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Sense of Purpose in Life and Cardiovascular Disease: Underlying Mechanisms and Future Directions

  • Psychological Aspects of Cardiovascular Diseases (A Steptoe, Section Editor)
  • Published:
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Abstract

Purpose of Review

In this review, we synthesize recent research that has reported associations of a higher sense of purpose in life with reduced risk of developing cardiovascular disease (CVD), and then explore mechanisms that might underlie these associations.

Recent Findings

Accumulating observational and experimental evidence suggests that having a higher sense of purpose might influence CVD risk through three pathways: (1) enhancement of other psychological and social resources that buffer against the cardiotoxic effects of overwhelming stress; (2) indirect effects through health behaviors; and (3) direct effects on biological pathways.

Summary

A sense of purpose in life is emerging as an independent risk factor for incident CVD. A key remaining question is whether purpose causally effects CVD risk; in the “Future Research Directions” section, we focus on work needed to establish causality and provide suggestions for next steps.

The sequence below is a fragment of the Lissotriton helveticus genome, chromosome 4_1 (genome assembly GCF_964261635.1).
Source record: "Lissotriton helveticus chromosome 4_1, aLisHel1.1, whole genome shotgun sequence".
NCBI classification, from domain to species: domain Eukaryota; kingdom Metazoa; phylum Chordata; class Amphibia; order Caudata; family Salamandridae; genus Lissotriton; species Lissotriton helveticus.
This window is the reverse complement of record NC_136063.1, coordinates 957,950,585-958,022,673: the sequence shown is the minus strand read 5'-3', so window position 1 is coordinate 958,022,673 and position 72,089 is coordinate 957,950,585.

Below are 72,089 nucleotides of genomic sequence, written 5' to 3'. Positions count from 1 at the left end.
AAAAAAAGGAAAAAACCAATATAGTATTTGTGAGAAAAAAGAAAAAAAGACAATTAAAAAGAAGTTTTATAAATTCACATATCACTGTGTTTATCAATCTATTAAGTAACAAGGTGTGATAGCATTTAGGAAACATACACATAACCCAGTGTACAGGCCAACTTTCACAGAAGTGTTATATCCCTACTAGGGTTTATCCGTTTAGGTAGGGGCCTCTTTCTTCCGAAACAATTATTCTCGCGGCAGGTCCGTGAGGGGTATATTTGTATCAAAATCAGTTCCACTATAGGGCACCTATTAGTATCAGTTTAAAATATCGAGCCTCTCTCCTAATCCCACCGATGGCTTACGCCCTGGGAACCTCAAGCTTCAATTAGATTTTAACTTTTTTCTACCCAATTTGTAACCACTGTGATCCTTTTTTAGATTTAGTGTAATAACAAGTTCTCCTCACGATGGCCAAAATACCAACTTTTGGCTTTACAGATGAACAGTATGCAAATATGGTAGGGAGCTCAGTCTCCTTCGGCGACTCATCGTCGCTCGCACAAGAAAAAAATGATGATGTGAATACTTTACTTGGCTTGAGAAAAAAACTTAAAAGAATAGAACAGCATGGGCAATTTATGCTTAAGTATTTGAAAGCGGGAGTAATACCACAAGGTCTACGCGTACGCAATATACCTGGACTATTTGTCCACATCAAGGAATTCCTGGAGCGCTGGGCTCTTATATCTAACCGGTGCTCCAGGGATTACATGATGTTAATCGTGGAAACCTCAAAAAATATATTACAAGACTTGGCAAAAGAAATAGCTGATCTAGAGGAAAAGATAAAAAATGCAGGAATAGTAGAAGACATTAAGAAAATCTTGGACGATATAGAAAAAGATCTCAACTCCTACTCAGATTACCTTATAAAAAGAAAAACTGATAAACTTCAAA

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Funding

This work was supported by grants from the NIH (NIA K99AG055696, and NHBLI T32HL098048).

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Correspondence to Eric S. Kim.

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Eric S. Kim has worked as a consultant with AARP and UnitedHealth Group.

Scott W. Delaney and Laura D. Kubzansky declare that they have no conflict of interest.

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Kim, E.S., Delaney, S.W. & Kubzansky, L.D. Sense of Purpose in Life and Cardiovascular Disease: Underlying Mechanisms and Future Directions. Curr Cardiol Rep 21, 135 (2019). https://doi.org/10.1007/s11886-019-1222-9

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